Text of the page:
What do Santa Monica, West Hollywood and Los Angeles all have that Culver City doesn’t have? Rent control – and in a city that is almost 50% rentals, that is a big political issue. With the recent controversy over rent increases and evictions, Shireen Daytona created the Culver City Rent Control Project.
“I’ve seen firsthand how people’s lives have been torn apart, people who thought they’d live out the rest of their days here only to find out that would not be the case in sixty days time.” says Daytona.
Daytona and her neighbors were facing 45-100% rent increases within 60 days after the building they lived in transferred ownership. With this campaign, citizens are seeking a percentage cap on the allowable rent increase; no more than one yearly allowable rent increase, an end to no-fault evictions and a provision for tenant relocation fees in certain circumstances, such as redevelopment by the landlord.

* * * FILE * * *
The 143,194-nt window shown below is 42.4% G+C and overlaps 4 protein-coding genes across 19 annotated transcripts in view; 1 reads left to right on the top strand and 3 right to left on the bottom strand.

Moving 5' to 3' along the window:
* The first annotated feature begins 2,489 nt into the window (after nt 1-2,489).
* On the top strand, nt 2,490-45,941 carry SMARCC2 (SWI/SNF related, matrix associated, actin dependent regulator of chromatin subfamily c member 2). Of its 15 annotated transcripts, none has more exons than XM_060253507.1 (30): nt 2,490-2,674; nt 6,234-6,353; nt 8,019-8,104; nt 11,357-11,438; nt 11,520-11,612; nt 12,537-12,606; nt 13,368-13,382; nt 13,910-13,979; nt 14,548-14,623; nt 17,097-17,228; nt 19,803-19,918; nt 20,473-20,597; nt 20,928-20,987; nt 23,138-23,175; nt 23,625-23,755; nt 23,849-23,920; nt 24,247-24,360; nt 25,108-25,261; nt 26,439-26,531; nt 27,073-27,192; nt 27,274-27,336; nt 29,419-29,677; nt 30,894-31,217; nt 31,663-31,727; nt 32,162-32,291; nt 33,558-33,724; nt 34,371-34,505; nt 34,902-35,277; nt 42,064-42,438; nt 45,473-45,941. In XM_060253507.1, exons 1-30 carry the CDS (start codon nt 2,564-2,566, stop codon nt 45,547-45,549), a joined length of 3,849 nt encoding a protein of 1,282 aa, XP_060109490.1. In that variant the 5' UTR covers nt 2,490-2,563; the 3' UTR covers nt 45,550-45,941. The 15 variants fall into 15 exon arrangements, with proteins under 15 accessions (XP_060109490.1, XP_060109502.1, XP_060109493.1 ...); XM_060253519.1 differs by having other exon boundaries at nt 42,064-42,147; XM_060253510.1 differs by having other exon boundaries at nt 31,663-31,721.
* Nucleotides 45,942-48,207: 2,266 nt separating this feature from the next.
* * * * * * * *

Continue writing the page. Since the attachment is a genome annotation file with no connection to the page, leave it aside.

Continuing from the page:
This passion, combined with her experience in management, has driven Shireen to compile a strong team of volunteers that are actively involved in grass-roots campaigning, attending City Council meetings and going door-to-door throughout the City.
With Culver City’s 38,000-person population being represented by a 45% renter-demographic, the vulnerable population of renters should have the kind of rights they have in Los Angeles and West Hollywood.
A grant from The Pollination Project made it possible for Culver City Rent Control to set up a website, and offer a place for renters and concerned neighbors to connect on the issue.
With the city council set to discuss the possible need for a review of the existing city charter at the upcoming meeting, rent control activists are set to attend as a group on Monday Jan. 27.
For more info, go to CulverCityRentControl.com
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